Aggressive Polio outbreak alarms World Health Organization (WHO), as this viral disease has been radically spreading throughout thee different countries. Although once considered eradicated throughout the world, it now poses a global threat. If left unchecked, crippling effects will be seen throughout the world after nearly a three-decade successful containment.
Pakistan is the key country to watch, warns WHO, as they placed strict travel restrictions on this country due to the rapidly growing outbreak. Currently, Pakistan is just one of three countries where the polio virus is considered to be endemic. The other two countries are Afghanistan and Nigeria. It is strongly suspected that these countries have been exporting the disease through travel. Similar restrictions were placed on Syria, Cameroon, Iraq, Equatorial Guinea, Ethiopia, Kenya, and Somalia. In total, the virus has been recognized in 10 countries.
It was the United Nations who exercised their public health arm to enforce these new guidelines in an attempt to thwart the progression of the disease. In conjunction, the WHO is urging the above named States to do the following:
1. Make a declaration at the governmental level that there is a national public health emergency, which needs to interrupt the transmission of the polio virus.
2. Require four weeks to twelve months prior to traveling, individuals be re-inoculated with OPV or IPV to aid as a preventive benefit.
3. If unable to receive OPV or IPV due to travel urgency, then take the vaccine prior to departure; traveler will be required to carry with them an International Certificate of Vaccination or Prophylaxis in the specified form in Annex 6 of the International Health Regulations from 2005, which will contain a record of their polio vaccination–serving as proof.
Thus, three criteria need to be met:
1. Six months without having passed without new exportation from those countries posing concerns.
2. Documentation of eradication in all high risk infected areas.
3. Where documentation is absent exportation will be withheld for a minimum of twelve months.
After a State has complied and met the above criteria and it is known that they are no longer exporting the disease, they are to remain under observation as an infected State until such criteria is officially removed, as required by WHO. When such an aggressive outbreak alarms the World Health Organization, it needs to be taken seriously.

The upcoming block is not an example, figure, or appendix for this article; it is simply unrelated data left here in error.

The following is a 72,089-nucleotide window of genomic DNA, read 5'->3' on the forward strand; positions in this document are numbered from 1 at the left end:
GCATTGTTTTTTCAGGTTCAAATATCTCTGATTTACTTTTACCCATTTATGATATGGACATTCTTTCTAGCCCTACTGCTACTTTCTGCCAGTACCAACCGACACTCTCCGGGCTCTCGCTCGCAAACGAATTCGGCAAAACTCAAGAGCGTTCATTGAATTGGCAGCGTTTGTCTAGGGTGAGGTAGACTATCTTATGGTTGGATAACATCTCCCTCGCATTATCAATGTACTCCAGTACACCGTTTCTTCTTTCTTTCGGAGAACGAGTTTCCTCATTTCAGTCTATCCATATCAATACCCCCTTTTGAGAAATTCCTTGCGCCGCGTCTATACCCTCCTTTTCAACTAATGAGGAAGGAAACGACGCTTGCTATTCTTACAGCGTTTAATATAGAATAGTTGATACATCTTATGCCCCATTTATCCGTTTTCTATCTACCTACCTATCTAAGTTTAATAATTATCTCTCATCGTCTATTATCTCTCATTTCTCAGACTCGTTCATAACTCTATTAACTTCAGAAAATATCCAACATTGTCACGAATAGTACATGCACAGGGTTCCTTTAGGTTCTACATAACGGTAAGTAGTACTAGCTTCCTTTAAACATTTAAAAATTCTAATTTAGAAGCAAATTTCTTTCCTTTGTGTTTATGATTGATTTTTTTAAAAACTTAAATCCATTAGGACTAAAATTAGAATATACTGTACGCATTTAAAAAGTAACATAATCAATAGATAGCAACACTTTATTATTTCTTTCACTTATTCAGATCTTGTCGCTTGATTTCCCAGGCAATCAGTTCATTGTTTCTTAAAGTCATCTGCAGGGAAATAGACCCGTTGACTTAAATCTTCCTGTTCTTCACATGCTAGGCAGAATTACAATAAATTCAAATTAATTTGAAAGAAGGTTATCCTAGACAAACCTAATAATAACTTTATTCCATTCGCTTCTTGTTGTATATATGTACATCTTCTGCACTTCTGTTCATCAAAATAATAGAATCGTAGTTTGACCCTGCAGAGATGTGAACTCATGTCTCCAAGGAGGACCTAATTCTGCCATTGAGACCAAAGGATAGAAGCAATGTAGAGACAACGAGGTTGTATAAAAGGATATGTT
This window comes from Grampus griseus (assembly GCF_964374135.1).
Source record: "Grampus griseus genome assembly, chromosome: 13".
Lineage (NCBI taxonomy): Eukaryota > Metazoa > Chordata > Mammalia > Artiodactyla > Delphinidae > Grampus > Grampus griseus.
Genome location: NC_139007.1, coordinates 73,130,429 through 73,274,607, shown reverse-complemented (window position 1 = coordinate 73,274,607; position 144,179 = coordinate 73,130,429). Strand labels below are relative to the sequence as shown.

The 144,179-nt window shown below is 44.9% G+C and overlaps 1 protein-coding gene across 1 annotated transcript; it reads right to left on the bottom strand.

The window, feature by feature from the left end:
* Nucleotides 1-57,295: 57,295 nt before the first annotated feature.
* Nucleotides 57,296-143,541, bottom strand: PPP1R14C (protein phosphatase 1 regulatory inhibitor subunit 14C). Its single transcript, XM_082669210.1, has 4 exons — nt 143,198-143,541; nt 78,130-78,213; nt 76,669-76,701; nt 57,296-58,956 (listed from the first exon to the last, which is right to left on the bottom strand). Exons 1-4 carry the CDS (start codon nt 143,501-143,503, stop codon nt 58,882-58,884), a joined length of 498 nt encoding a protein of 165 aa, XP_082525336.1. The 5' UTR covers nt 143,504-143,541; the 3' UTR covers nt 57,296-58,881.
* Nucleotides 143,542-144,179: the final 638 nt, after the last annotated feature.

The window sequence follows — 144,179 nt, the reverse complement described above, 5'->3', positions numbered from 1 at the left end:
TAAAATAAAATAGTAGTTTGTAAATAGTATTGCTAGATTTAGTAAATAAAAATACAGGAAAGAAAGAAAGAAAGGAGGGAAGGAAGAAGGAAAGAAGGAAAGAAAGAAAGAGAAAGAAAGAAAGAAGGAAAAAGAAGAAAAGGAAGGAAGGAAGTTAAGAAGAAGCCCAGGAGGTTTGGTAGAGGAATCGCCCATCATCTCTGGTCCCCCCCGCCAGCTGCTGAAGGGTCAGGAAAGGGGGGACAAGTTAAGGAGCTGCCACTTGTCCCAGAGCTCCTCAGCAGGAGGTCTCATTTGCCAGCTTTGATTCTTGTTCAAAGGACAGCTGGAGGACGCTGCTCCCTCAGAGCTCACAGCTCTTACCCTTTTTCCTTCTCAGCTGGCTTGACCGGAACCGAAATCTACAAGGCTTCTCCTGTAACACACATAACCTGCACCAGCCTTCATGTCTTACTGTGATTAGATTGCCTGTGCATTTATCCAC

Following the crisis talks in Geneva, Bruce Aylward, Assistant Director General WHO, commented that in light of the re-emergence of this international public health emergency, conditions have been met. To leave conditions unchecked could result in failure to eradicate this vaccine preventable disease, which is considered one of the world’s most serious diseases because of its crippling effects and potential for fatality.
Polio, also known as Poliomyelitis, can lead to partial or full paralysis within hours of the invasion of the virus. The virus attacks the nervous system and affects only humans. The viral disease seems to target children under five years of age. Polio virus generally spreads through infected waters and sewage. The virus can live in the gut of a human where it seems to radically multiply in the intestines. That individual may be a carrier of the disease while not having it; yet, the excrement from such individuals contaminates sewage making it possible for the virus to spread. The disease was found to be endemic in 125 countries in 1988. The best preventive measure is the vaccine. Sanofi and GlaxoSmithKline are companies which make the vaccine.
This 2014 aggressive outbreak of the virus categorizes this public health risk as an “extraordinary event.” The world is now on red alert and responsible to follow through and hold fast to newly implement guidelines for safety. Due to the severity, it is recommended that all children in the affected areas be vaccinated and even re-vaccinated. Part of the urgency for concern points to the outbreak targeting countries such as Syria, Somalia and Iraq, which had been previously free of the disease. Because of the civil unrest in these areas, it does complicates the ability to address and contain the virus, as stated by David Heymann,who is a professor of infectious disease at the London School of Hygiene and Tropical Medicine.
Cases of poliomyelitis had dropped by 99 percent since 1988, in large part due to the global vaccination campaign backed by Bill and Melinda Gates. The number of reported cases had plummeted from 350,000 in 1988 to 417 in 2013, as reported by WHO data. This year, 74 cases have been verified worldwide. Failure to comply by the newly set guidelines could result in the failure to globally eradicate one of the world’s most serious diseases, which is preventable through vaccine, as stated by WHO. This is only the second time in history, a worldwide declaration has come forth from WHO.
The alarm has been sounded that this aggressive polio outbreak can be stopped with compliance to new emergency guidelines. WHO has implemented restrictions to eradicate the spread of this dreadful virus through vaccinations. Without compliance, the nearly three-decade effort to completely eliminate the disease may unravel.
By Jill Boyer-Adriance
Channel News Asia
New York Times
The News International